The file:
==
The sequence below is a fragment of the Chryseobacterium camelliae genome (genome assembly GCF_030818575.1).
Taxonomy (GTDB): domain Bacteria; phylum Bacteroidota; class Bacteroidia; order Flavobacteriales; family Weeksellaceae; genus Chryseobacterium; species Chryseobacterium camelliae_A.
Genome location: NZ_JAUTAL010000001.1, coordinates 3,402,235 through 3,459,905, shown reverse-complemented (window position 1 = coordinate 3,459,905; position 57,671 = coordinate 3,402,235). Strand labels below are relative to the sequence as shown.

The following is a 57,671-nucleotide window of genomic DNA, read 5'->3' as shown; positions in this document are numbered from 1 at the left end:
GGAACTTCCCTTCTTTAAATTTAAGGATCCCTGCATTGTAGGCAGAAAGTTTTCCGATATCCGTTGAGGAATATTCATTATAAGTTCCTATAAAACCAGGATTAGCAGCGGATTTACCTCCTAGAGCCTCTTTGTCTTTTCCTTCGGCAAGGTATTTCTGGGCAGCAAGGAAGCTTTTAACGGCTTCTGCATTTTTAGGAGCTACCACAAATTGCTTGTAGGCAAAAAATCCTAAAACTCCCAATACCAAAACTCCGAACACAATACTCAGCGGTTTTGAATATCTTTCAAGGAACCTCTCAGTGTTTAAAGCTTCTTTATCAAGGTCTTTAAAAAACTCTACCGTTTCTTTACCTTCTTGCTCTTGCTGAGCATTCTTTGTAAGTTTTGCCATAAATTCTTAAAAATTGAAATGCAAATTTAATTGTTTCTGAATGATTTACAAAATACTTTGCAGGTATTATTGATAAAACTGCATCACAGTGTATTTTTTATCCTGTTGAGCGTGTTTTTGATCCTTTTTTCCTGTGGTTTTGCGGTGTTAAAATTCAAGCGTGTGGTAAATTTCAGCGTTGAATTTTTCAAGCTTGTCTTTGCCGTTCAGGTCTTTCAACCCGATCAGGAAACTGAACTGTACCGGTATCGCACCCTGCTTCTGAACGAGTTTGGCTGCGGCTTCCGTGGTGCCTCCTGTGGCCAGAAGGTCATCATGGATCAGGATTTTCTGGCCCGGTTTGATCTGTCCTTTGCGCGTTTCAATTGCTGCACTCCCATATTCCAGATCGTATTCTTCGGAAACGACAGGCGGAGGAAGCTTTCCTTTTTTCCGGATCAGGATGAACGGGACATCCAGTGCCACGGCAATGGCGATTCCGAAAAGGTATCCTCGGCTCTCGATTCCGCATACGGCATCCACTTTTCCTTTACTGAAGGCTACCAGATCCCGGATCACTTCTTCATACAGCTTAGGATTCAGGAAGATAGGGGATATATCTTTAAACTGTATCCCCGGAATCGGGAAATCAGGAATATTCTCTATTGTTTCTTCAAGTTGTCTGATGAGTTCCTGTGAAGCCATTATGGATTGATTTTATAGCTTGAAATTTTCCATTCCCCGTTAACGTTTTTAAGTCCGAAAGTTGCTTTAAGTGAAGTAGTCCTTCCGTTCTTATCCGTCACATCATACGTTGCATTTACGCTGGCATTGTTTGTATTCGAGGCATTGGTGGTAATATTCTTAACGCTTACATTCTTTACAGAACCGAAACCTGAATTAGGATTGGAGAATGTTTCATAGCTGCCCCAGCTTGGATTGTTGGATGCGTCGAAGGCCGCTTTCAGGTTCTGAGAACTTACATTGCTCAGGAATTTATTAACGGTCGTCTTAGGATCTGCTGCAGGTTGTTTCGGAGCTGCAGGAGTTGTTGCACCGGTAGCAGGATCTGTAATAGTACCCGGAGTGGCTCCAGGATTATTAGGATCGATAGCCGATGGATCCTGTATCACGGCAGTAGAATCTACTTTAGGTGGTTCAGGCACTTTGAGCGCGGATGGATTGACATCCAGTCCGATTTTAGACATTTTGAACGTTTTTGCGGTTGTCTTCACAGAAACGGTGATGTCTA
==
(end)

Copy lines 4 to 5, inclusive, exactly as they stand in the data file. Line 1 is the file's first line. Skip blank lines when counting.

The following is a 57,671-nucleotide window of genomic DNA, read 5'->3' as shown; positions in this document are numbered from 1 at the left end:
GGAACTTCCCTTCTTTAAATTTAAGGATCCCTGCATTGTAGGCAGAAAGTTTTCCGATATCCGTTGAGGAATATTCATTATAAGTTCCTATAAAACCAGGATTAGCAGCGGATTTACCTCCTAGAGCCTCTTTGTCTTTTCCTTCGGCAAGGTATTTCTGGGCAGCAAGGAAGCTTTTAACGGCTTCTGCATTTTTAGGAGCTACCACAAATTGCTTGTAGGCAAAAAATCCTAAAACTCCCAATACCAAAACTCCGAACACAATACTCAGCGGTTTTGAATATCTTTCAAGGAACCTCTCAGTGTTTAAAGCTTCTTTATCAAGGTCTTTAAAAAACTCTACCGTTTCTTTACCTTCTTGCTCTTGCTGAGCATTCTTTGTAAGTTTTGCCATAAATTCTTAAAAATTGAAATGCAAATTTAATTGTTTCTGAATGATTTACAAAATACTTTGCAGGTATTATTGATAAAACTGCATCACAGTGTATTTTTTATCCTGTTGAGCGTGTTTTTGATCCTTTTTTCCTGTGGTTTTGCGGTGTTAAAATTCAAGCGTGTGGTAAATTTCAGCGTTGAATTTTTCAAGCTTGTCTTTGCCGTTCAGGTCTTTCAACCCGATCAGGAAACTGAACTGTACCGGTATCGCACCCTGCTTCTGAACGAGTTTGGCTGCGGCTTCCGTGGTGCCTCCTGTGGCCAGAAGGTCATCATGGATCAGGATTTTCTGGCCCGGTTTGATCTGTCCTTTGCGCGTTTCAATTGCTGCACTCCCATATTCCAGATCGTATTCTTCGGAAACGACAGGCGGAGGAAGCTTTCCTTTTTTCCGGATCAGGATGAACGGGACATCCAGTGCCACGGCAATGGCGATTCCGAAAAGGTATCCTCGGCTCTCGATTCCGCATACGGCATCCACTTTTCCTTTACTGAAGGCTACCAGATCCCGGATCACTTCTTCATACAGCTTAGGATTCAGGAAGATAGGGGATATATCTTTAAACTGTATCCCCGGAATCGGGAAATCAGGAATATTCTCTATTGTTTCTTCAAGTTGTCTGATGAGTTCCTGTGAAGCCATTATGGATTGATTTTATAGCTTGAAATTTTCCATTCCCCGTTAACGTTTTTAAGTCCGAAAGTTGCTTTAAGTGAAGTAGTCCTTCCGTTCTTATCCGTCACATCATACGTTGCATTTACGCTGGCATTGTTTGTATTCGAGGCATTGGTGGTAATATTCTTAACGCTTACATTCTTTACAGAACCGAAACCTGAATTAGGATTGGAGAATGTTTCATAGCTGCCCCAGCTTGGATTGTTGGATGCGTCGAAGGCCGCTTTCAGGTTCTGAGAACTTACATTGCTCAGGAATTTATTAACGGTCGTCTTAGGATCTGCTGCAGGTTGTTTCGGAGCTGCAGGAGTTGTTGCACCGGTAGCAGGATCTGTAATAGTACCCGGAGTGGCTCCAGGATTATTAGGATCGATAGCCGATGGATCCTGTATCACGGCAGTAGAATCTACTTTAGGTGGTTCAGGCACTTTGAGCGCGGATGGATTGACATCCAGTCCGATTTTAGACATTTTGAACGTTTTTGCGGTTGTCTTCACAGAAACGGTGATGTCTA